KARACHI: A tough contest is expected among candidates of major political parties contesting the by-election in a water-starved Karachi National Assembly constituency, NA-249, polling for which is going to be held on Thursday (tomorrow).
NA-249, Karachi West II, was created in 2018 by amalgamating areas that previously fell in two NA constituencies (NA-239 and NA-240) during three general elections held from 2002 to 2013.
Before the creation of this constituency, NA-240 was considered to be a stronghold of the then Altaf Hussain-led Muttahida Qaumi Movement as an overwhelming majority of Urdu-speaking voters lived there. In the delimitation for the 2018 election, areas from old NA-239 and NA-240, said to be dominated by people of other ethnic backgrounds, were merged to form the NA-249 constituency.
It now comprises areas including Mohajir Camp, Baldia Town, Rasheedabad, Saeedabad, Ittehad Town, Qaimkhani Colony, Gulshan-i-Bihar with parts of Mominabad, Frontier Colony and Orangi Town. Areas like Pak Colony, which were previously part of the NA-240 constituency, were excluded from the new NA-249 constituency in the 2018 delimitation.
From low-income to affluent and from progressive minds to very religious and conservatives, people belonging to almost all ethnicities including Pakhtuns, Punjabis, Mohajir, Hazarawal, Baloch, Sindhi, etc have been living in the constituency for decades.
In the 2018 general election, Pakistan Tehreek-i-Insaf’s Faisal Vawda had defeated former Punjab chief minister and Pakistan Muslim League-Nawaz president Shehbaz Sharif with a narrow margin. Tehreek-i-Labbaik Pakistan (TLP) was in third position followed by MQM-Pakistan and Pakistan Peoples Party candidates, respectively. The seat fell vacant in March 2021 after Mr Vawda resigned.
Hustle and bustle
Unlike many other constituencies in Karachi, it is next to impossible to predict a clear winner of the by-election.
Prominent candidates in the run are PML-N’s Miftah Ismail, Pak Sarzameen Party chairman Syed Mustafa Kamal, PTI’s Amjad Afridi, PPP’s Qadir Khan Mandokhail, MQM-P’s Mohammad Mursaleen and TLP’s Mufti Nazeer Ahmed Kamalvi.
Until last week, Mr Ismail of the PML-N was considered as the hot favourite candidate but his election campaign suffered a blow after Maryam Nawaz cancelled her visit to Karachi due to the rise in coronavirus cases.
During a recent visit to the constituency, Dawn met area people as well as supporters and representatives of the contesting parties at their central election offices and it emerged that every party was sure about a tough contest on Thursday.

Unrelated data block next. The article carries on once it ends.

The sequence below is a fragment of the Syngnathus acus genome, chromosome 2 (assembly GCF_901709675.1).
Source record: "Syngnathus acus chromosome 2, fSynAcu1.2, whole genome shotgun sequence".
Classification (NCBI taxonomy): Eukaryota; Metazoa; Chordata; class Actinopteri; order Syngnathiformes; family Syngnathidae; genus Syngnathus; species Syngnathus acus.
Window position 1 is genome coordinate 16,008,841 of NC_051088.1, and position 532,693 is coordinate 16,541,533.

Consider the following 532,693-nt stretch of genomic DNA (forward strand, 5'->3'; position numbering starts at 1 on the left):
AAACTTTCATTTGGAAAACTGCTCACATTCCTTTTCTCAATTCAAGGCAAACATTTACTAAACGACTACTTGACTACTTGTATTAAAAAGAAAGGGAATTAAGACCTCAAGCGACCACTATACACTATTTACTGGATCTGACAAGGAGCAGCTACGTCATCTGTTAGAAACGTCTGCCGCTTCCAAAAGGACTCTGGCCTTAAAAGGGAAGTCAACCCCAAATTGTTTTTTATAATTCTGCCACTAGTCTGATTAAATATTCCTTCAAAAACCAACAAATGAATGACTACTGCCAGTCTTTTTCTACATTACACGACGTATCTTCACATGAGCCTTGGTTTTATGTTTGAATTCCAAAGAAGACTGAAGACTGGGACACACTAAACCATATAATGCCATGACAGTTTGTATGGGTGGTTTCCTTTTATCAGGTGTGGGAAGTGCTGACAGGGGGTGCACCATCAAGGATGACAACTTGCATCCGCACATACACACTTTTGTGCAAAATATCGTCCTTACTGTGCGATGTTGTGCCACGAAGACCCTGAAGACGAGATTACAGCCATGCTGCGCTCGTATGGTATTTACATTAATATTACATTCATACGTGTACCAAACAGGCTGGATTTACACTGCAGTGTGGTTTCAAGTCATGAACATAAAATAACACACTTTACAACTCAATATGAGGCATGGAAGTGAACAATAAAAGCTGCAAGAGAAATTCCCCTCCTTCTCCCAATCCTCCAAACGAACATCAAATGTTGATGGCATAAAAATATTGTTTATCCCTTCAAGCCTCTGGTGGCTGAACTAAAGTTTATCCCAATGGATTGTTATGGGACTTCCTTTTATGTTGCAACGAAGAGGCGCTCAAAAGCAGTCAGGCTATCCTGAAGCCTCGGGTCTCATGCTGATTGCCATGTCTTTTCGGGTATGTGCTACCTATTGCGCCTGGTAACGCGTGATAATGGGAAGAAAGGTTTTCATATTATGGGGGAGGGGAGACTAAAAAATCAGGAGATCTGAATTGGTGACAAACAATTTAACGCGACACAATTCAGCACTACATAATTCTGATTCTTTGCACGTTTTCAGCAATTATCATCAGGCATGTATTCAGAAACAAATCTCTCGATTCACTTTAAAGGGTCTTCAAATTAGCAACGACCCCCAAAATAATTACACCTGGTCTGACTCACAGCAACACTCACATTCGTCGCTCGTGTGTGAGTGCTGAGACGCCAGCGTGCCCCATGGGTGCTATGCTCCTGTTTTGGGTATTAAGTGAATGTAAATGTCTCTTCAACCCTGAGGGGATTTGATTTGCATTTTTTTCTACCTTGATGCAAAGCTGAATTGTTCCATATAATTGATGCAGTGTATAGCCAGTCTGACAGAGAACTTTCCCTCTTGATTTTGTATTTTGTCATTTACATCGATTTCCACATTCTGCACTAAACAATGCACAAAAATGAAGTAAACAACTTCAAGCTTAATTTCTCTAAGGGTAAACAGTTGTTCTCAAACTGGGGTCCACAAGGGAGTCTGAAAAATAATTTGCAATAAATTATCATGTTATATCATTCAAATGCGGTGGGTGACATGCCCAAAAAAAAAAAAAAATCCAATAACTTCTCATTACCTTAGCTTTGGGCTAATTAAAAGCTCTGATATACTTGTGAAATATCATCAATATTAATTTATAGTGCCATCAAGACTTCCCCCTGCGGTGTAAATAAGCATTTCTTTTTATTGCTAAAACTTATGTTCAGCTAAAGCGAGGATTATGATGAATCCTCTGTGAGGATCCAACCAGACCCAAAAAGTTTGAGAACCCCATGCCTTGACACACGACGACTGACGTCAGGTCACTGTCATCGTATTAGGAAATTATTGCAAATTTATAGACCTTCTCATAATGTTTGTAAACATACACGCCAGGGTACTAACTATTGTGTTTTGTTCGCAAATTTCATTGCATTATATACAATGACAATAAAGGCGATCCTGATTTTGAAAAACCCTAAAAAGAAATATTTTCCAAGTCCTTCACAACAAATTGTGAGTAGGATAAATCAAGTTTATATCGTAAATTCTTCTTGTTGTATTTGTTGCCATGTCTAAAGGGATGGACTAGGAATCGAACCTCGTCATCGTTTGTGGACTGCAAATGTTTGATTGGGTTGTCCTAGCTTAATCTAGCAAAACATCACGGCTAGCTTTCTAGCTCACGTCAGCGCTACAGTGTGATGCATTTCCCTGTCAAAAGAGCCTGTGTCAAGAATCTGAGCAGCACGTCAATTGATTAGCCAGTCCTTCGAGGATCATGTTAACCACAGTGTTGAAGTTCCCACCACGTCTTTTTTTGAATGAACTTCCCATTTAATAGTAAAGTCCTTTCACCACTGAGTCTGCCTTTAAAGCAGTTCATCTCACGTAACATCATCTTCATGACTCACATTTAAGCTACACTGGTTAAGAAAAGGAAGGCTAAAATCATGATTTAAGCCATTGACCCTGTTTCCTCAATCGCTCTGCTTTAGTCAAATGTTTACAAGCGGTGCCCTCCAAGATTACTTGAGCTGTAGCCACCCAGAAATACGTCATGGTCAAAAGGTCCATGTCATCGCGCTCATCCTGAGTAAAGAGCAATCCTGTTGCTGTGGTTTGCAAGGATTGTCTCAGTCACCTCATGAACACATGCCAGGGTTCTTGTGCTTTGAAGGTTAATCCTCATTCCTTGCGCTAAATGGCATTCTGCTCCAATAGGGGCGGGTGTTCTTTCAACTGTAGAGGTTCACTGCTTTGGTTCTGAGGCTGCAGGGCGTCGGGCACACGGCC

At the PPP’s election camp, a young district office-bearer said that the people of the constituency knew that only the Sindh government could solve their problems, bring water through pipelines and ensure its equitable distribution.
“Miftah Ismail said he would work with the Sindh government to resolve the issue of water ... why should people choose him over the PPP when he himself depends on the Sindh government to solve the most important problem of the area?” he said.
At the PTI camp, some supporters said Mr Ismail of the PML-N was an “outsider” and his interest in the locality was just until elections. They said that the people of the constituency irrespective of their ethnicity would vote for Imran Khan on the polling day.
At the PML-N election office, senior party leader Saleem Zia was sitting alone when Dawn asked him about his party’s prospects. “We will win ... the situation is good,” he said.
PML-N workers were then very excited to welcome Maryam Nawaz, who was supposed to come to Karachi to lead the election campaign.
“Maryam’s presence would be enough for our victory,” said a PML-N worker. Little did he know that his leader would cancel her visit to Karachi at the eleventh hour and rely on releasing a simple video statement for voters.
PSP chairman Mustafa Kamal chose to contest the by-election himself and he ran an election campaign that even his opponents described as impressive.
“PSP would give tough time to all other candidates as Mustafa Kamal can get votes from the Urdu-speaking community as well as from Pakhtun, Hazarawal and Punjabis,” said a PML-N worker while predicting a comfortable victory for Miftah Ismail.
At the MQM-P’s election office, coordination committee member Gulfraz Khattak said over 130,000 voters in the constituency were Urdu-speaking and if even half of them came out of their home on polling day no one would stop the victory of the party’s candidate M. Mursaleen.
But close to Mursaleen’s home, the MQM-P and PSP both organised corner meetings at a distance of a few hundred yards last week.
This reporter visited both the events and saw a number of people in Mr Kamal’s meeting and only a handful at the MQM-P’s venue.
“We are working hard and we are hopeful that not only Mohajirs but other people will vote for us as only Mustafa Kamal can solve their problems,” PSP president Anis Kaimkhani told Dawn at the party’s central election office.
There was a consensus among almost all parties that the recent episode of violent protests in the area had diminished the chances of the TLP since people of NA-249 constituency were affected the most by their protest.
According to the Election Commission of Pakistan, there are 339,591 voters in the NA-249 constituency — 201,656 male and 137,935 female voters.
A total of 276 polling stations have been set up for the April 29 by-election and all of them declared ‘sensitive’. Rangers would be deployed outside all the polling stations in the constituency from April 28 to April 30.
The ECP also authorised the Rangers to use magisterial powers for the entire duration of their deployment. The same magisterial powers were also granted to the district returning officer, returning officer and all presiding officers.
Published in Dawn, April 28th, 2021